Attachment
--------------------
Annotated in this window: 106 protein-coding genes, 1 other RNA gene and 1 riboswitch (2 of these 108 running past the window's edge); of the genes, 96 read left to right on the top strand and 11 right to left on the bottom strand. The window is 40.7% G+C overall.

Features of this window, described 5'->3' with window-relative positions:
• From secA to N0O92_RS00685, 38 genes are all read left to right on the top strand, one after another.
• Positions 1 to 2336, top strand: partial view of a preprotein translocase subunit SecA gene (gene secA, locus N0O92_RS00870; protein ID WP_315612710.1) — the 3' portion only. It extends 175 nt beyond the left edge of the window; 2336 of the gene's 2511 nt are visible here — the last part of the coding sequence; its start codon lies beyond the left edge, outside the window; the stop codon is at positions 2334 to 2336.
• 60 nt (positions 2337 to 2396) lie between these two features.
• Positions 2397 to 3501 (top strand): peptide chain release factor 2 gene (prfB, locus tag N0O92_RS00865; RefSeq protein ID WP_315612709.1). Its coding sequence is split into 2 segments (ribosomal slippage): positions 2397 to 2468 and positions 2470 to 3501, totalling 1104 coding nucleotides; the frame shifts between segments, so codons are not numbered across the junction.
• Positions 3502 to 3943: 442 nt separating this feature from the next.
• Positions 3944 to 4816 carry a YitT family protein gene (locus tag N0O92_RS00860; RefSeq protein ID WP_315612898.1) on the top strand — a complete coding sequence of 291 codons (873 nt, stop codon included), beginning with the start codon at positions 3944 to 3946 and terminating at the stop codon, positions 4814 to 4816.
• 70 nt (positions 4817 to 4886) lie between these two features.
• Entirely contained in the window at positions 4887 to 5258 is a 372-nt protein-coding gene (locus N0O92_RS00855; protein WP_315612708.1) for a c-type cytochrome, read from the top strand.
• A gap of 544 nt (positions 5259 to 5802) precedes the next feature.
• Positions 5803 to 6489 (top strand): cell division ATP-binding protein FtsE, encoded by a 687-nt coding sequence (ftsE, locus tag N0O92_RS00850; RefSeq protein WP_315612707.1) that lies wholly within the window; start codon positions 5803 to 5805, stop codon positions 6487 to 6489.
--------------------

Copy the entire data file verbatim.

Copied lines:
Annotated in this window: 106 protein-coding genes, 1 other RNA gene and 1 riboswitch (2 of these 108 running past the window's edge); of the genes, 96 read left to right on the top strand and 11 right to left on the bottom strand. The window is 40.7% G+C overall.

Features of this window, described 5'->3' with window-relative positions:
• From secA to N0O92_RS00685, 38 genes are all read left to right on the top strand, one after another.
• Positions 1 to 2336, top strand: partial view of a preprotein translocase subunit SecA gene (gene secA, locus N0O92_RS00870; protein ID WP_315612710.1) — the 3' portion only. It extends 175 nt beyond the left edge of the window; 2336 of the gene's 2511 nt are visible here — the last part of the coding sequence; its start codon lies beyond the left edge, outside the window; the stop codon is at positions 2334 to 2336.
• 60 nt (positions 2337 to 2396) lie between these two features.
• Positions 2397 to 3501 (top strand): peptide chain release factor 2 gene (prfB, locus tag N0O92_RS00865; RefSeq protein ID WP_315612709.1). Its coding sequence is split into 2 segments (ribosomal slippage): positions 2397 to 2468 and positions 2470 to 3501, totalling 1104 coding nucleotides; the frame shifts between segments, so codons are not numbered across the junction.
• Positions 3502 to 3943: 442 nt separating this feature from the next.
• Positions 3944 to 4816 carry a YitT family protein gene (locus tag N0O92_RS00860; RefSeq protein ID WP_315612898.1) on the top strand — a complete coding sequence of 291 codons (873 nt, stop codon included), beginning with the start codon at positions 3944 to 3946 and terminating at the stop codon, positions 4814 to 4816.
• 70 nt (positions 4817 to 4886) lie between these two features.
• Entirely contained in the window at positions 4887 to 5258 is a 372-nt protein-coding gene (locus N0O92_RS00855; protein WP_315612708.1) for a c-type cytochrome, read from the top strand.
• A gap of 544 nt (positions 5259 to 5802) precedes the next feature.
• Positions 5803 to 6489 (top strand): cell division ATP-binding protein FtsE, encoded by a 687-nt coding sequence (ftsE, locus tag N0O92_RS00850; RefSeq protein WP_315612707.1) that lies wholly within the window; start codon positions 5803 to 5805, stop codon positions 6487 to 6489.